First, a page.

Bill and Hillary Clinton versions have been noted as far back as 1993. This version was posted online in March 2002:
A telling Hillary Clinton joke has the then-first lady and the president driving along in scenic Arkansas. When they pull over for gas, Clinton notices his wife has jumped out of the car, bounded over to the gas-station attendant, thrown her arms around him, and kissed him with tears of joy. "Who was that?" a bemused Bill asks as they drive away. "Oh," replies Hillary somewhat wistfully, "he was an old flame I haven't seen in years." "Well," says Slick Willie with a smirk, "I guess if you hadn't married me, you'd be helping him pump gas now." "I don't think so," says Hillary icily. "If I had married him, he'd be president now."
Both Presidents Bush have starred in the tale. Here's a July 2006 rendition that features George W. and Laura Bush:
President George W. Bush and his wife Laura were driving in the Texas countryside when they came to Midland, where the president stopped for gas.

It turned out that the gas station attendant was a former high school boyfriend of Laura Bush's.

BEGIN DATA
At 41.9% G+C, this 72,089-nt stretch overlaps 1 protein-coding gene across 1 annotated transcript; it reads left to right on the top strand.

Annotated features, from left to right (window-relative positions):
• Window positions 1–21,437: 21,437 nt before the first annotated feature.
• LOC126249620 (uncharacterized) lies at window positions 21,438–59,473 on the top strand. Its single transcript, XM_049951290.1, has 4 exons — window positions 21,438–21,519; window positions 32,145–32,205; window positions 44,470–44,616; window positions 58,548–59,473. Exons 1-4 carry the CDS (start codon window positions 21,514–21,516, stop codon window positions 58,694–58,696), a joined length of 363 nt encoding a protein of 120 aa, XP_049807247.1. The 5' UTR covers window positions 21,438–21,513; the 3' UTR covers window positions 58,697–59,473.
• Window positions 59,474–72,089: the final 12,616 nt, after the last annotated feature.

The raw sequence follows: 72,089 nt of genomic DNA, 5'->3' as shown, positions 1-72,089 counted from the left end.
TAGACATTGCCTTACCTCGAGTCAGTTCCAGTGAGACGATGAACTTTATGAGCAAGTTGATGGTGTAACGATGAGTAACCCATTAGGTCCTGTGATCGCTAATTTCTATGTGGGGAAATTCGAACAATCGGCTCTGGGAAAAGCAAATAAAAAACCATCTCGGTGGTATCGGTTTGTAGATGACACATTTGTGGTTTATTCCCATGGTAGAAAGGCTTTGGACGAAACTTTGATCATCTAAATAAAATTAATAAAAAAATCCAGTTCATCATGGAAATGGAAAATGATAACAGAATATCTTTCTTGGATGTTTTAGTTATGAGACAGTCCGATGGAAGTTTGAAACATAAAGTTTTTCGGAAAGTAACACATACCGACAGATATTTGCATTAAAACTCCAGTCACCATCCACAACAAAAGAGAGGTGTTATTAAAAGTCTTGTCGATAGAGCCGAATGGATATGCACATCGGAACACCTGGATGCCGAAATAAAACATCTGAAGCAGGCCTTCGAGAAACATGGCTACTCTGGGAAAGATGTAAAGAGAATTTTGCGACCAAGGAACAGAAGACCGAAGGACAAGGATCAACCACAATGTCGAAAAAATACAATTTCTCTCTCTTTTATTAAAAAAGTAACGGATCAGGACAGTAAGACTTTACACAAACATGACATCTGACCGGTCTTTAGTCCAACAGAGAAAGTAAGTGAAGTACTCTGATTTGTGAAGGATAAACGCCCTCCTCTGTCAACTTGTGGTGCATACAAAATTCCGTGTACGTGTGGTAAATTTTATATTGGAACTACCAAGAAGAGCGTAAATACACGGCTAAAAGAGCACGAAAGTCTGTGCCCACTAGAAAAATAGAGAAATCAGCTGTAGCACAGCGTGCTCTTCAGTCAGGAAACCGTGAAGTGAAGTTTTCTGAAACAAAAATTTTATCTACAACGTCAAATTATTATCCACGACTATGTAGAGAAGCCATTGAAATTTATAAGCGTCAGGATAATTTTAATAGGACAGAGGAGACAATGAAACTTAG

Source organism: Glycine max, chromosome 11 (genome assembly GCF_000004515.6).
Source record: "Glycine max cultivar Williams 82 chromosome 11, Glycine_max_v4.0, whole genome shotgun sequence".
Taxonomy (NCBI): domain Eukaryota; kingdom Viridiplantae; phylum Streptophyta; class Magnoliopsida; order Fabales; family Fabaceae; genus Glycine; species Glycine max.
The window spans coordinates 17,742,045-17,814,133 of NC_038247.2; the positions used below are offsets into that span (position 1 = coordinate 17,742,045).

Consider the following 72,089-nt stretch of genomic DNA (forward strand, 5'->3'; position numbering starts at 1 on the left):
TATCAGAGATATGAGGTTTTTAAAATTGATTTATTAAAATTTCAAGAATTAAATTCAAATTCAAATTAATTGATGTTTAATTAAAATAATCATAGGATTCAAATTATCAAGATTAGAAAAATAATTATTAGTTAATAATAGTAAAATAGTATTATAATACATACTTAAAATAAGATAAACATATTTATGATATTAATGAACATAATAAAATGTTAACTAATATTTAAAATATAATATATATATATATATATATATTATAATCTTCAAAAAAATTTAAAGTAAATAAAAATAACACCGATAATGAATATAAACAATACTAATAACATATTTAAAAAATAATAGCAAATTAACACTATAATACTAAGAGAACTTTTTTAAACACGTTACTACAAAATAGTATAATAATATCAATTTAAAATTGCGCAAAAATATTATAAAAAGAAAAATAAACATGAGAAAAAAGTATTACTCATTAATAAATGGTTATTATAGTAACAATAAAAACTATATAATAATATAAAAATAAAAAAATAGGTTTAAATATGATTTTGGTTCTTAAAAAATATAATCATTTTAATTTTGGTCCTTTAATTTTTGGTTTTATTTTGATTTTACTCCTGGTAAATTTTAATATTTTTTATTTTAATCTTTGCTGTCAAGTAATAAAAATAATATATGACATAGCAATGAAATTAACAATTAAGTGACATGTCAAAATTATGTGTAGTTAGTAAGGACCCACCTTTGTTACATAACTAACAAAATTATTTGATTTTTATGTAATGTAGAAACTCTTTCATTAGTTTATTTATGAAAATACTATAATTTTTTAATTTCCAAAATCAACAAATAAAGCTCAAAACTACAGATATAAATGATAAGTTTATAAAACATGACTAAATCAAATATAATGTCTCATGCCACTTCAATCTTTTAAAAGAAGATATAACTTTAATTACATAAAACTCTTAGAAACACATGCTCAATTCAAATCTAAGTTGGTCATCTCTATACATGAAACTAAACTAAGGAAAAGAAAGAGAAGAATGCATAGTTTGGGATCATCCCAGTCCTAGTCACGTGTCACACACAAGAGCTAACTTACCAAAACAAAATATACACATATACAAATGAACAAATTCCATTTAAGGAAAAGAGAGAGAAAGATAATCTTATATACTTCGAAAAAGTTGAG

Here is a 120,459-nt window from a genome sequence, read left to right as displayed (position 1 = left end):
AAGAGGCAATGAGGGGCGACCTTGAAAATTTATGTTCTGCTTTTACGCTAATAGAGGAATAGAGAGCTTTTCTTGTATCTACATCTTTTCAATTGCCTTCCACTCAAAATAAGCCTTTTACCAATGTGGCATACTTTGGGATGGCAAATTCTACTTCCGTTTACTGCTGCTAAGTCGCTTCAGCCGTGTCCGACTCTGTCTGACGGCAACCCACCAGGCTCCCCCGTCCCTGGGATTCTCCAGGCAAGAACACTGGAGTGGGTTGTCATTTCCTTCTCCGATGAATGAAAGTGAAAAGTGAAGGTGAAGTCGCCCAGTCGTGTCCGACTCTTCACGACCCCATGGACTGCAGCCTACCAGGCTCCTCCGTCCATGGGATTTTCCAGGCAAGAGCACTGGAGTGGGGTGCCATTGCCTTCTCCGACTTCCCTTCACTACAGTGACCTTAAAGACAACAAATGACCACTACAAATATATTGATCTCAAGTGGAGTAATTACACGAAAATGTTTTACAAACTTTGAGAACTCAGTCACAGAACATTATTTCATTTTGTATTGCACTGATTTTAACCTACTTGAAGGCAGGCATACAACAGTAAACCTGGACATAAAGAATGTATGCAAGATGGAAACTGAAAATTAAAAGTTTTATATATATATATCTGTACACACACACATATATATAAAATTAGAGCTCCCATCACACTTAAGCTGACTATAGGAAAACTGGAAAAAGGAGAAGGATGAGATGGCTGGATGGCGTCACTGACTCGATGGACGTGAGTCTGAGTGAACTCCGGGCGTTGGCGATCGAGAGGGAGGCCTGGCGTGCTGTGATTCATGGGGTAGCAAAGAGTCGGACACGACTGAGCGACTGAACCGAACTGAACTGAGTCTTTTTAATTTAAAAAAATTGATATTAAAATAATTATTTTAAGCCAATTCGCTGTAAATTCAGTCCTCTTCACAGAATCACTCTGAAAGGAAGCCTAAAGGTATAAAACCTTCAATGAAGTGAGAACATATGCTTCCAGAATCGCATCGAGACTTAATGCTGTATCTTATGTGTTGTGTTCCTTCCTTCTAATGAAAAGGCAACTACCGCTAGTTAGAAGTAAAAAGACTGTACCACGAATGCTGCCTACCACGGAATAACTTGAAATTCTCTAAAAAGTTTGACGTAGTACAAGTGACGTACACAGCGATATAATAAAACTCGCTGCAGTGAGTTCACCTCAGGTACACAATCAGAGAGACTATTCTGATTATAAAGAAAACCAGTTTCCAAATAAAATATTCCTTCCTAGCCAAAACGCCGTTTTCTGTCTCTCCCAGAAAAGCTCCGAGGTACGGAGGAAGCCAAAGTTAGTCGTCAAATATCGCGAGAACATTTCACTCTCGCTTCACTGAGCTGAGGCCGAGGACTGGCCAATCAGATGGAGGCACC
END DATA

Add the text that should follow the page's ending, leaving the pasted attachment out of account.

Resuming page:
Driving away from the gas station George W. turned to his wife and said:

"Ain't that odd Laura? If you had married that guy you would be the wife of a gas station attendant instead of the president's wife."

"No, George dear. If I had married him he would now be the president of the United states of America", the First Lady replied.
And here's a June 2010 version that slots George H.W. and Barbara Bush into the starring roles:
Years ago when the first George Bush was President he went out campaigning for his second term in office. While on the road they needed some gas and the driver pulled into a gas station along the road. As the attendant started fueling the car Mrs. Barbara Bush got out of the vehicle, walked around, hugged and cheerfully spoke with the attendant.

After they finished talking, she got back into the car and sat next to her husband. President Bush asked her, "Who was that?" She responded, "A high school boyfriend."

To which he replied, "You mean to tell me, that you left the car to talk to him? Do you realize that you are married to the President of the United States? If you had married him, you’d be the wife of a gas station attendant."

She responded: "Honey, if I had married him, he would be the President of the United States."